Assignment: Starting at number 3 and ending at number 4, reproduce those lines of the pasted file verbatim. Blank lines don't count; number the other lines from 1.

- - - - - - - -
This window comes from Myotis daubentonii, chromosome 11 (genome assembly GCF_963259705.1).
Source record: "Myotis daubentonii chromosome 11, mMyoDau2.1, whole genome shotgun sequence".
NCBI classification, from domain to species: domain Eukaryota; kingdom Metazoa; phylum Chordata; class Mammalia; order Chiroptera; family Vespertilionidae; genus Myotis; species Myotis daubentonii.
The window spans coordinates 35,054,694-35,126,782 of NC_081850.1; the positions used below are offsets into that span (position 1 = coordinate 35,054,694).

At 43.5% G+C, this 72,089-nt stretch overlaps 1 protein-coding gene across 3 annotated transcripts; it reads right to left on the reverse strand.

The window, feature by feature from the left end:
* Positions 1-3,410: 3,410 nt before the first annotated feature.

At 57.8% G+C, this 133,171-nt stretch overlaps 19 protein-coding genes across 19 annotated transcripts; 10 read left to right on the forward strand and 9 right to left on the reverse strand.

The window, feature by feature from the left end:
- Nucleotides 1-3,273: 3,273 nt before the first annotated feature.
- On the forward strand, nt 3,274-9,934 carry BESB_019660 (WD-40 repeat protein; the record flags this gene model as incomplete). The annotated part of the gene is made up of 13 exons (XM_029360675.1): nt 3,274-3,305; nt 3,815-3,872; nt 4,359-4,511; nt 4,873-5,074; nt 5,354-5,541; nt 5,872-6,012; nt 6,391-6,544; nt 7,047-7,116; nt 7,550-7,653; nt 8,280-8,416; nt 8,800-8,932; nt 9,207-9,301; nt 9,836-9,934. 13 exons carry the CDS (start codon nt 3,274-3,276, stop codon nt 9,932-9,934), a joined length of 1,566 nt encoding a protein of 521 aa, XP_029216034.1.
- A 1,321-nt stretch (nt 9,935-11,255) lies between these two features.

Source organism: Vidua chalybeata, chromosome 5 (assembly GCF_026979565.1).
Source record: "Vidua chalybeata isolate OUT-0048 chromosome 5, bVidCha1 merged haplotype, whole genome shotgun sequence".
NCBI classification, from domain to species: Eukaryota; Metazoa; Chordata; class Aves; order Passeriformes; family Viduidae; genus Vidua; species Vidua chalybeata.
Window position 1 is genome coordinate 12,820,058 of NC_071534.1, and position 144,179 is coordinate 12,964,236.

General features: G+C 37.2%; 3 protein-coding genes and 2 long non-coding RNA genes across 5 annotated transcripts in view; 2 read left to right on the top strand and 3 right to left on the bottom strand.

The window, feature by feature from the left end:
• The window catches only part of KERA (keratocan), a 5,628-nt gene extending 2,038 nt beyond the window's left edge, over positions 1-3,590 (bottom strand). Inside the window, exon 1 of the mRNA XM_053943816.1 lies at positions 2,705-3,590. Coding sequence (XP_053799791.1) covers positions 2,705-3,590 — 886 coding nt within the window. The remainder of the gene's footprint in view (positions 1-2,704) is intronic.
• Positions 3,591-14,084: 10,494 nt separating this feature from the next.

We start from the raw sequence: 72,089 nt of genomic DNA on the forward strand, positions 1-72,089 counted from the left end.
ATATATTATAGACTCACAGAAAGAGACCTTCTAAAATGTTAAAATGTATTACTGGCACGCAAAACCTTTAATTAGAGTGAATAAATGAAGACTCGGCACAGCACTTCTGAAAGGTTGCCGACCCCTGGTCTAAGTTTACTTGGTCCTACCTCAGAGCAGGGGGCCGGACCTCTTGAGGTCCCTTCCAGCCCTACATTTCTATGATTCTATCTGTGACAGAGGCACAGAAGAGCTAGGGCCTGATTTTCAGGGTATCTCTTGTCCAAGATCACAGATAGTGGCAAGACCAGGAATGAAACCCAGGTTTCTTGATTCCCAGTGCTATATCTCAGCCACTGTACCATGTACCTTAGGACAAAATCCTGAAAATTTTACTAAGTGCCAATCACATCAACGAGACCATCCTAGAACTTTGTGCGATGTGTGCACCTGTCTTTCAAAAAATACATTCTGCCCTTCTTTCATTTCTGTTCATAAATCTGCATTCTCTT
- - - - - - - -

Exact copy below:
NCBI classification, from domain to species: domain Eukaryota; kingdom Metazoa; phylum Chordata; class Mammalia; order Chiroptera; family Vespertilionidae; genus Myotis; species Myotis daubentonii.
The window spans coordinates 35,054,694-35,126,782 of NC_081850.1; the positions used below are offsets into that span (position 1 = coordinate 35,054,694).